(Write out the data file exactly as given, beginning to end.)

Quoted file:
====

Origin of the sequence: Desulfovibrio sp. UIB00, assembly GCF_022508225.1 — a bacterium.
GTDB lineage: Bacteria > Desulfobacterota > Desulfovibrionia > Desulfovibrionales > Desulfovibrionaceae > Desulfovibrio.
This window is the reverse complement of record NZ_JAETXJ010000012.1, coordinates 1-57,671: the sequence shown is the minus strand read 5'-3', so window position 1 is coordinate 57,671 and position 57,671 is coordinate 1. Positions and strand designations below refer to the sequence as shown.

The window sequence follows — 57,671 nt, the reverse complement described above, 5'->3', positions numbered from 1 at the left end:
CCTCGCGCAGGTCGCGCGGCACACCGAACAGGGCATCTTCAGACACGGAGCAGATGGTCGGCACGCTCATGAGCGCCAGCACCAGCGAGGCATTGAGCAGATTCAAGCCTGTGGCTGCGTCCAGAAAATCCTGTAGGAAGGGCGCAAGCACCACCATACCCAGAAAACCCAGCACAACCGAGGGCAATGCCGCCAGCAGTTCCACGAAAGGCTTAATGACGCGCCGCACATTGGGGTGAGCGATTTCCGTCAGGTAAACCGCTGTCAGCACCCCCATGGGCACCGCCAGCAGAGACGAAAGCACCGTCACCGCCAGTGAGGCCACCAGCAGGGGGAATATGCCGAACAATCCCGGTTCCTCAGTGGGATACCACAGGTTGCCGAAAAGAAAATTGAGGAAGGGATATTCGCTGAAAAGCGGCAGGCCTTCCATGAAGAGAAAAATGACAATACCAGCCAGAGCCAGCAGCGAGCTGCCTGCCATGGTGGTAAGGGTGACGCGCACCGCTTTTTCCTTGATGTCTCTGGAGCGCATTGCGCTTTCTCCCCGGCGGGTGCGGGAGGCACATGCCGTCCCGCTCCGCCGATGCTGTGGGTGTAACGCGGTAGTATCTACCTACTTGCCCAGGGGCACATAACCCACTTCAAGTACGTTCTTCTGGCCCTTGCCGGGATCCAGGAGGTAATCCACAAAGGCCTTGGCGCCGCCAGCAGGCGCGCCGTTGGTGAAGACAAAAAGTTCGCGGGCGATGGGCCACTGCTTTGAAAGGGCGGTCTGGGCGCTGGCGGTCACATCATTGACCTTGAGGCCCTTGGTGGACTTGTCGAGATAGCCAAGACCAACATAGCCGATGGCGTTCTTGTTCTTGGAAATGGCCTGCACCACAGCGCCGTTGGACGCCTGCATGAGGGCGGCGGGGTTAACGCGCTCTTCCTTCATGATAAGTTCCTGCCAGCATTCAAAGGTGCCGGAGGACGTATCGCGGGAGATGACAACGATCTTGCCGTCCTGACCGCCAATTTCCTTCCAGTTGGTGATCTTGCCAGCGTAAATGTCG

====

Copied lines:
Origin of the sequence: Desulfovibrio sp. UIB00, assembly GCF_022508225.1 — a bacterium.
GTDB lineage: Bacteria > Desulfobacterota > Desulfovibrionia > Desulfovibrionales > Desulfovibrionaceae > Desulfovibrio.
This window is the reverse complement of record NZ_JAETXJ010000012.1, coordinates 1-57,671: the sequence shown is the minus strand read 5'-3', so window position 1 is coordinate 57,671 and position 57,671 is coordinate 1. Positions and strand designations below refer to the sequence as shown.

The window sequence follows — 57,671 nt, the reverse complement described above, 5'->3', positions numbered from 1 at the left end:
CCTCGCGCAGGTCGCGCGGCACACCGAACAGGGCATCTTCAGACACGGAGCAGATGGTCGGCACGCTCATGAGCGCCAGCACCAGCGAGGCATTGAGCAGATTCAAGCCTGTGGCTGCGTCCAGAAAATCCTGTAGGAAGGGCGCAAGCACCACCATACCCAGAAAACCCAGCACAACCGAGGGCAATGCCGCCAGCAGTTCCACGAAAGGCTTAATGACGCGCCGCACATTGGGGTGAGCGATTTCCGTCAGGTAAACCGCTGTCAGCACCCCCATGGGCACCGCCAGCAGAGACGAAAGCACCGTCACCGCCAGTGAGGCCACCAGCAGGGGGAATATGCCGAACAATCCCGGTTCCTCAGTGGGATACCACAGGTTGCCGAAAAGAAAATTGAGGAAGGGATATTCGCTGAAAAGCGGCAGGCCTTCCATGAAGAGAAAAATGACAATACCAGCCAGAGCCAGCAGCGAGCTGCCTGCCATGGTGGTAAGGGTGACGCGCACCGCTTTTTCCTTGATGTCTCTGGAGCGCATTGCGCTTTCTCCCCGGCGGGTGCGGGAGGCACATGCCGTCCCGCTCCGCCGATGCTGTGGGTGTAACGCGGTAGTATCTACCTACTTGCCCAGGGGCACATAACCCACTTCAAGTACGTTCTTCTGGCCCTTGCCGGGATCCAGGAGGTAATCCACAAAGGCCTTGGCGCCGCCAGCAGGCGCGCCGTTGGTGAAGACAAAAAGTTCGCGGGCGATGGGCCACTGCTTTGAAAGGGCGGTCTGGGCGCTGGCGGTCACATCATTGACCTTGAGGCCCTTGGTGGACTTGTCGAGATAGCCAAGACCAACATAGCCGATGGCGTTCTTGTTCTTGGAAATGGCCTGCACCACAGCGCCGTTGGACGCCTGCATGAGGGCGGCGGGGTTAACGCGCTCTTCCTTCATGATAAGTTCCTGCCAGCATTCAAAGGTGCCGGAGGACGTATCGCGGGAGATGACAACGATCTTGCCGTCCTGACCGCCAATTTCCTTCCAGTTGGTGATCTTGCCAGCGTAAATGTCG